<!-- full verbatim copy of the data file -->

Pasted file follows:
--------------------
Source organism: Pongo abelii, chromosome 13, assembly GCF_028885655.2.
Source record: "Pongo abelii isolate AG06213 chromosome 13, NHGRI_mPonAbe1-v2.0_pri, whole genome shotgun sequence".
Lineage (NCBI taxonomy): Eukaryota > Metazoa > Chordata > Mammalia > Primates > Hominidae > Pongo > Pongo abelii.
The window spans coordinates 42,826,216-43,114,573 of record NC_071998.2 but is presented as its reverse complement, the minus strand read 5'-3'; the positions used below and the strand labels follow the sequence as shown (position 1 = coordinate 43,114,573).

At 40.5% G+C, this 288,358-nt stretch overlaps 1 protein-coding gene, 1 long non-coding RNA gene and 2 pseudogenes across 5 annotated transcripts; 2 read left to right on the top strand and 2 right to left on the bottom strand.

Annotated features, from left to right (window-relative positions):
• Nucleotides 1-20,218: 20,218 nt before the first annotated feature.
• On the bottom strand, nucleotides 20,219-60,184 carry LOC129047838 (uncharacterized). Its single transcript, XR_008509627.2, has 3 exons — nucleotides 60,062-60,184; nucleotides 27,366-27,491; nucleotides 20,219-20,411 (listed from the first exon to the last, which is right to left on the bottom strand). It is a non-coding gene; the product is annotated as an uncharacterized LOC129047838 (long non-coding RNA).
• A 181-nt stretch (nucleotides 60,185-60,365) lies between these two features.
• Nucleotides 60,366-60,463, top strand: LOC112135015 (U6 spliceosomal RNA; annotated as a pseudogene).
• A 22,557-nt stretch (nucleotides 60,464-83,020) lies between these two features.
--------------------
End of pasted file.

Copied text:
Source organism: Pongo abelii, chromosome 13, assembly GCF_028885655.2.
Source record: "Pongo abelii isolate AG06213 chromosome 13, NHGRI_mPonAbe1-v2.0_pri, whole genome shotgun sequence".
Lineage (NCBI taxonomy): Eukaryota > Metazoa > Chordata > Mammalia > Primates > Hominidae > Pongo > Pongo abelii.
The window spans coordinates 42,826,216-43,114,573 of record NC_071998.2 but is presented as its reverse complement, the minus strand read 5'-3'; the positions used below and the strand labels follow the sequence as shown (position 1 = coordinate 43,114,573).

At 40.5% G+C, this 288,358-nt stretch overlaps 1 protein-coding gene, 1 long non-coding RNA gene and 2 pseudogenes across 5 annotated transcripts; 2 read left to right on the top strand and 2 right to left on the bottom strand.

Annotated features, from left to right (window-relative positions):
• Nucleotides 1-20,218: 20,218 nt before the first annotated feature.
• On the bottom strand, nucleotides 20,219-60,184 carry LOC129047838 (uncharacterized). Its single transcript, XR_008509627.2, has 3 exons — nucleotides 60,062-60,184; nucleotides 27,366-27,491; nucleotides 20,219-20,411 (listed from the first exon to the last, which is right to left on the bottom strand). It is a non-coding gene; the product is annotated as an uncharacterized LOC129047838 (long non-coding RNA).
• A 181-nt stretch (nucleotides 60,185-60,365) lies between these two features.
• Nucleotides 60,366-60,463, top strand: LOC112135015 (U6 spliceosomal RNA; annotated as a pseudogene).
• A 22,557-nt stretch (nucleotides 60,464-83,020) lies between these two features.